To register, simply enter your email address and desired password, then click Sign Up. You will then need to check your email to confirm your account. After you let them know that you’re not a robot, you can proceed with the setup.
After you login to your account, click the + Add Site link in the upper right hand corner.
Enter your website url in the box, then click the Begin Scan button.
Next, you will click Continue Setup.
Then, scroll all the way down and click on Continue.
Select ‘Free Website’, then continue.
At this point, Cloudflare will provide you with two nameservers to use. You will have to change the DNS records at your registrar. In most cases your registrar will be the same as your hosting provider, but not always (e.g. I purchased my domain name for http://reyherphoto through GoDaddy, but host the site on InMotion Hosting).
In order to change your nameservers, do a search on Google for “change DNS + name of your registrar.” You will simply replace the old nameservers with the new Cloudflare ones using the custom nameservers option. Now, you can head back over to Cloudflare and click on I’ve added all missing records, continue.
At this point, you will configure Cloudflare for optimal performance.
After optimizing the speed section of Cloudflare, you will want to create a few page rules. You are allowed to use 3 of them with a free account, and can purchase extra ones if you need them. I think you’ll be set if you just use the 3 below.
Create a page rule for your login page. In most cases, your admin URL will look like this: yourdomain.com/wp-admin*.
If you have changed the login page (highly recommended for security reasons), then enter the new URL followed by an asterisk and no trailing slash.
Then, add the following conditions by choosing the proper dropdowns on the left, and setting the options on the right as seen below. Once you’re finished, click the Save and Deploy button.
Now, create another page rule using your homepage URL (with a trailing slash) followed by *preview=true*. Again, choose the proper dropdowns on the left, and set the correct options on the right. Then click Save and Deploy.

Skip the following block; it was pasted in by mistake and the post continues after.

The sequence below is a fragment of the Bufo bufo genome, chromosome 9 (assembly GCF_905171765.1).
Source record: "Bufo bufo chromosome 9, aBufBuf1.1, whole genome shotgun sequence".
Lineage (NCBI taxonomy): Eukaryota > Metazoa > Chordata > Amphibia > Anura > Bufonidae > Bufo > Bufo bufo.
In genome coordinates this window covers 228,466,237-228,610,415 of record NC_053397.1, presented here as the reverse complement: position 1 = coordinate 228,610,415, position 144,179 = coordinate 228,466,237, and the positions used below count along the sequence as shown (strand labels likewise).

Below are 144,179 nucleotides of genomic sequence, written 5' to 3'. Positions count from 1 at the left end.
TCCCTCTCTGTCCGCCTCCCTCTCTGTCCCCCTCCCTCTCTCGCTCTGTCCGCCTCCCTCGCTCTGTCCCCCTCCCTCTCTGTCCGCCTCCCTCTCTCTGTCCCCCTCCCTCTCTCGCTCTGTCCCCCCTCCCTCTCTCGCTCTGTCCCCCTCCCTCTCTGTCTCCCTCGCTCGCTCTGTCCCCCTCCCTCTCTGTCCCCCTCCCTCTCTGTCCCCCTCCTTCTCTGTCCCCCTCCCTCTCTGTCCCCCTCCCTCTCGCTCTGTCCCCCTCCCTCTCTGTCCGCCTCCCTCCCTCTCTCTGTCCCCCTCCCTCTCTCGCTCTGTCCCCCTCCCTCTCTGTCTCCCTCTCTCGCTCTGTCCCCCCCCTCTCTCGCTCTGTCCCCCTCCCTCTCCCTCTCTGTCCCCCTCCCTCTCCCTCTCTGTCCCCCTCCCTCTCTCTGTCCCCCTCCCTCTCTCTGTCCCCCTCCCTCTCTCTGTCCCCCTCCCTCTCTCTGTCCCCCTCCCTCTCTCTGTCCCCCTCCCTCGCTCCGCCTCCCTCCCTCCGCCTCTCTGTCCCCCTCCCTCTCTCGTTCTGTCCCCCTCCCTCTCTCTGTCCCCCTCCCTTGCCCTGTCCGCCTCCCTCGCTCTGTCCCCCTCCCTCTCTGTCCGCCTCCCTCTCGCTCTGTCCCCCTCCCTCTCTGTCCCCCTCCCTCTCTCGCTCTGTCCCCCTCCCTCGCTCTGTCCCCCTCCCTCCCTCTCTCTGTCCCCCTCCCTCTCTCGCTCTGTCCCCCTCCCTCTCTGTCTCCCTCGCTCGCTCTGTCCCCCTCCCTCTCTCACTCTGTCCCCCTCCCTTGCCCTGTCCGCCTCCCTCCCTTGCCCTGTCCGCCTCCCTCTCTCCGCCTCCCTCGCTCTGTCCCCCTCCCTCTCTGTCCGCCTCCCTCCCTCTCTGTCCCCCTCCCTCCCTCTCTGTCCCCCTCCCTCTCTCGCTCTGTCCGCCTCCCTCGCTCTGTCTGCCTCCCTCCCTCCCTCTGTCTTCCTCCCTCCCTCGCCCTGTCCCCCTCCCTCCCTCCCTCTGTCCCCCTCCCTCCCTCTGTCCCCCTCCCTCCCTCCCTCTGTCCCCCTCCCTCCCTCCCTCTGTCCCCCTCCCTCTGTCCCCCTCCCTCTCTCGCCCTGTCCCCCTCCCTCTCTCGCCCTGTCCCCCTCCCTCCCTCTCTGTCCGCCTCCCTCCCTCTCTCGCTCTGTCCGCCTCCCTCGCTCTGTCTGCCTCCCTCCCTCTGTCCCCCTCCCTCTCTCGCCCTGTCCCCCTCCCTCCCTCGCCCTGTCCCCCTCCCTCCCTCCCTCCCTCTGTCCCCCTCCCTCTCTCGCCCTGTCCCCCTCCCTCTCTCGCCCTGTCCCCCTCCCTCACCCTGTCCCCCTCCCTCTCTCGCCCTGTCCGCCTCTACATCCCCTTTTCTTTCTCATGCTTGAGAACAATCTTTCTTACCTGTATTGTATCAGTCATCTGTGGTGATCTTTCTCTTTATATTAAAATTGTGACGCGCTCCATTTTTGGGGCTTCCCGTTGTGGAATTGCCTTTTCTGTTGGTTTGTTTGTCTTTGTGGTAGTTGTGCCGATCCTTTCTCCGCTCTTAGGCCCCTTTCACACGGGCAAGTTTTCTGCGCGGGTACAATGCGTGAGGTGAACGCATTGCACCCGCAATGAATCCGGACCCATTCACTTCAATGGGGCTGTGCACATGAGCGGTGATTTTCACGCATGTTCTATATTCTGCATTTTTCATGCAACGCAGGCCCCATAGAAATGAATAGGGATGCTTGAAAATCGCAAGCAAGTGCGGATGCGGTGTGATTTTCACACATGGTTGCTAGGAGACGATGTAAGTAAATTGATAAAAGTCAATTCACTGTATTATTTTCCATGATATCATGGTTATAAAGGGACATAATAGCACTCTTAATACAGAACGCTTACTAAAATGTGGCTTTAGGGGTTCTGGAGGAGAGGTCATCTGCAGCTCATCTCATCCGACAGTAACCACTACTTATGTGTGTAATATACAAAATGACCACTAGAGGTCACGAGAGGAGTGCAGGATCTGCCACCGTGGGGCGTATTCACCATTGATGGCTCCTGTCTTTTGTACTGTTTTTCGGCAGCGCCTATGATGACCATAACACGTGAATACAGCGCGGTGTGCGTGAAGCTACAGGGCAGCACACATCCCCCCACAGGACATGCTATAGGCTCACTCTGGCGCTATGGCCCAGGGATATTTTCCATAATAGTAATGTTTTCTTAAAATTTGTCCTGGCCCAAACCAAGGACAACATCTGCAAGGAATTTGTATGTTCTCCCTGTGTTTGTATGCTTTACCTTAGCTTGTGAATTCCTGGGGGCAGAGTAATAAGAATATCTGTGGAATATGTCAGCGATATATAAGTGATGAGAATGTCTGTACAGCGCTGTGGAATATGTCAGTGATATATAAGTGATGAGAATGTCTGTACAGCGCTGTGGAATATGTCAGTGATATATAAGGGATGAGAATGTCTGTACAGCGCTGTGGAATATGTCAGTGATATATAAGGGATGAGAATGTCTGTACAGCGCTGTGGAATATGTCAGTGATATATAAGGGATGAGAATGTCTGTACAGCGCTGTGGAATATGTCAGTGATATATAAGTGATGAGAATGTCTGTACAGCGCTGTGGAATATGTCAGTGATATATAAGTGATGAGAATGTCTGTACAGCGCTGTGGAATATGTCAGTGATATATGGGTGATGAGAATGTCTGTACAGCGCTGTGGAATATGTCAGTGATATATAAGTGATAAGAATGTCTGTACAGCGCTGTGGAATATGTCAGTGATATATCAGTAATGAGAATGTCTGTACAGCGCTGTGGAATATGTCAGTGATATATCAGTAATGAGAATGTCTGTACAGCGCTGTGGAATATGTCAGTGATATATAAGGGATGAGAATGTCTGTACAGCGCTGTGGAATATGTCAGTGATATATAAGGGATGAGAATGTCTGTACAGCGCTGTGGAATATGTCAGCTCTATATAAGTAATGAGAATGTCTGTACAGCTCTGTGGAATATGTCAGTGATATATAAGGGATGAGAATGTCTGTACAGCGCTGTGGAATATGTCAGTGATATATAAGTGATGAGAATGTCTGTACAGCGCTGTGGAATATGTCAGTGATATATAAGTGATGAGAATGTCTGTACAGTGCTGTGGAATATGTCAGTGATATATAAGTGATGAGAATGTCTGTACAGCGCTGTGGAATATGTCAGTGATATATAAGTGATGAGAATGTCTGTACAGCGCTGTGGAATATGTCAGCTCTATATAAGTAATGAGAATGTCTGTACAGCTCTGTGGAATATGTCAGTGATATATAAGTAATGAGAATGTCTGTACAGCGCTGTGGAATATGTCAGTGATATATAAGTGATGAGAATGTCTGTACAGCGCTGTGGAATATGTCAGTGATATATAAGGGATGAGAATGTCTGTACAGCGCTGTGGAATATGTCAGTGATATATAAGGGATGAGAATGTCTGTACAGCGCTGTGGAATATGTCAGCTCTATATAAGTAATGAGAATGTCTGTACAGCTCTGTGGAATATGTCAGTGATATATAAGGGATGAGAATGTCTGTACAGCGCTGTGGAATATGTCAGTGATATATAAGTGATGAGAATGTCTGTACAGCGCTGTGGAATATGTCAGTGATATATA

Create one more page rule for your homepage url followed by a trailing slash and asterisk. Once again, select the proper dropdowns (only two this time), and set the correct settings on the right. Once you click the Save and Deploy button, you’re finished setting up Cloudflare’s page rules.
Once you’ve completed the setup in Cloudflare, you should purge all caches in W3 Total Cache (see screenshot below). Just hover over Performance at the top of your dashboard, and click Purge All Caches.
Messed-up site appearance – In some cases, using minify will mess up the formatting of your website. If something goes awry with the look of your site, simply turn off minify in the general settings tab of W3 Total Cache. If you followed this guide, you won’t have this problem because we took care of minify in Cloudflare, and kept it disabled in W3 Total Cache settings.
Dashboard is super slow – Make sure that Object Cache is disabled in the General Settings tab of W3 Total Cache.
Any time your site is acting up, it’s a good idea to disable all plugins, then reactivate them one-by-one to see which one is problematic. Certain plugins conflict with one another, and some plugins do not work well with certain themes.
If you’ve checked all the plugins and they are not causing any problems, it is likely a conflict with your theme. To be sure of this, you can switch to a default WordPress theme (try Twenty Sixteen) to see if the problem persists. If everything works fine when you switch to a default theme, then you know that your theme is the problem. At this point, you can try to get help from the theme developer. He/she may just tell you to use an alternate plugin which is compatible.
Slower website load times – You may have to wait up to 72 hours for propagation. When I changed my nameservers to Cloudflare, the propagation was pretty quick, but it can take a while so be patient.
Your Website Crashes – If for some reason your website crashes, you may need to edit your wp-config.php file. Open it up and delete the following lines:
/** Enable W3 Total Cache */
define(‘WP_CACHE’, true); // Added by W3 Total Cache
Then, you’ll want to open up your .htaccess file and delete all the lines between and including the following:
# BEGIN W3TC
# END W3TC
Next, you’ll need to delete the following files from your wp-content folder:
Finally, you should delete the W3-total-cache folder located in wp-content/plugins.
Website speed is critical, and cannot be overlooked. I don’t know about you, but I have zero patience for slow-loading sites, and find myself leaving them right away… never to return again. Don’t piss off your visitors, and make sure your website loads quickly.
Follow and implement the tactics in this guide to boost your WordPress website speed. This post is modeled after one written by Tom Dupuis of Online Media Masters, who creates a variety of super helpful WordPress guides.
Can you think of any more helpful speed optimizations that I may have missed? Leave a comment and let me know.